Animals follow the same fatigue rules as do humans. Getting an animal to move in the first place is a whole other matter. To get an animal to do something unusual, such as getting a horse to rear and stike a foe with his forehooves, the rider or driver must make a resolution check against his Animal Handling or General Perception rating. On a failure, the character has lost control of the animal. (What that means will depend on whether the character is aboard the animal, driving it, or otherwise attempting to command it.) On a marginal success, the character retains control - the animal does not bolt - but cannot make the animal obey. On a higher result, the animal obeys the character's direction.
Anyone can attempt to climb, and the referee can declare success automatic for easy ascents. Climbs that the referee decides are challenging can only be attempted unassisted by characters with the Climbing Talent. All others must be assisted by ropes, trained climbers going on ahead to hack footholds, and so on.
Characters climb at a rate of 5 plus their Climbing rating per combat turn. Under no circumstances can a character climb faster than 20 feet per turn.
For every 100 feet a character climbs, she must make a resolution check against her Climbing or General Prowess rating. A check is made for every 100 feet climbed. For a climb of less than 100 feet, a check is made at the halfway point and on reaching the summit. Thus every climb involves at least two resolution checks. On a failure, the character falls from the point at which the check was made. Any degree of success means she may continue to climb.
Climbing checks are modified as follows:
|glacier or ice||-1 column|
|smooth stone||-1 column|
Characters who fall do not necessarily fall all the way to the bottom. There is a slim chance they can catch themselves before they hit.
If your character is climbing a rough or uneven surface, one that offers projections that might help slow or break his fall, the number of feet he falls before catching himself is equal to d10 x 10. If the result is greater than the distance climbed, he has hit bottom.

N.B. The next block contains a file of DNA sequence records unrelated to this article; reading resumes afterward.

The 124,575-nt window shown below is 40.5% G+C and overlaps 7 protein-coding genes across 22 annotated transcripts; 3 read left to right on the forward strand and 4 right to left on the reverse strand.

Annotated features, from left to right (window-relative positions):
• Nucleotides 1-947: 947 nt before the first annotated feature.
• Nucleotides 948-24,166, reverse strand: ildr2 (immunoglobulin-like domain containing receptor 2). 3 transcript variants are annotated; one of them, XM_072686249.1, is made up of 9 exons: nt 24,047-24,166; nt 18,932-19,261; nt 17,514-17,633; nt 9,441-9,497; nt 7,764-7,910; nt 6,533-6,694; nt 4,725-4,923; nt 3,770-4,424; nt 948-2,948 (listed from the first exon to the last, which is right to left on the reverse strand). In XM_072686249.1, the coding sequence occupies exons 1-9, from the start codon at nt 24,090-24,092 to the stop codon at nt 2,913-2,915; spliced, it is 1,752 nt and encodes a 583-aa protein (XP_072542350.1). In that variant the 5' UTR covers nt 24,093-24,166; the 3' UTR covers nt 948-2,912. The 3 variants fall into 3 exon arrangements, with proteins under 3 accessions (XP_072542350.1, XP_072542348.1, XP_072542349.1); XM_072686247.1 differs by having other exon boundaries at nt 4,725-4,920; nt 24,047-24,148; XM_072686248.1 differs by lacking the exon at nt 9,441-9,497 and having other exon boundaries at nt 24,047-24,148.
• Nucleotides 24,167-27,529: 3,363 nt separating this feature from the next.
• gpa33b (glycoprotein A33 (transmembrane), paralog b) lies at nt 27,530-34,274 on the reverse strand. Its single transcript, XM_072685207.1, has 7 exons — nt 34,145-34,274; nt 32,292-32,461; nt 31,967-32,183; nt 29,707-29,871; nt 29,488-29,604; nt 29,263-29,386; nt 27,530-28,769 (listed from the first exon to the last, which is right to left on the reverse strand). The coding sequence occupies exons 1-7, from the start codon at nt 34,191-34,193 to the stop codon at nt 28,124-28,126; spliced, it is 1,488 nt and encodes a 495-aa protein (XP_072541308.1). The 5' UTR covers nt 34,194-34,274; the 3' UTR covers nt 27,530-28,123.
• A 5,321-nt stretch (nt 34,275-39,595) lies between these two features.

To determine damage inflicted by a fall, see the Hazards section. A fall of 100 or more feet usually results in death.
Only characters with the Swimming Talent can cover any significant distance by swimming. All others are limited to treading water and maybe dog paddling to the nearest bit of flotsam.
Those who have the Swimming Talent can swim at a rate equal to their walking speed on land as determined on the character movement table. Swimmers can swim at their walking speed for the same number of hours they can walk. They can swim at their jogging speed for a number of minutes equal to the number of hours they can jog.
Trained swimmers are also much less likely to drown. Drowning is explained in the Hazards section.
Any acrobatic movement - vaulting, swinging, tumbling, and so on - has some chance of failure. When attempting such a movement, make a resolution check against your character's Acrobatics or General Prowess rating, whichever is higher. A failure means the character has bobbled the movement and suffers the consequences (e.g. lost his grip while swinging from a chandelier, smacked his chin trying to do a franchissement under a railing, crashed and skidded trying to vault an altar). The movement succeeds on any other result.
A character's Movement rating influences the number of miles the character can cover per day on foot. A character has a number of movement points equal to her Movement rating. The cost to cover one mile of various types of terrain is given in the table below.
|Traveler||Movement Points||Clear||Mountain||Desert||Forest||River||Animal Walk / Sprint|
Clear: plains, steppes, meadows, farmlands, etc.
Desert: includes tundra
Forest: includes jungle
River: applied only when fording rivers is necessary
If an animal is carrying a rider, it has only 2/3 its usual points available for travel. If pulling a chariot or wagon, it has only 1/2 the usual points available.
1. One of the images burnt into my mind from Conan the Barbarian is him & Subotai jogging endlessly across the trackless waste. Another bit of genre emulation here?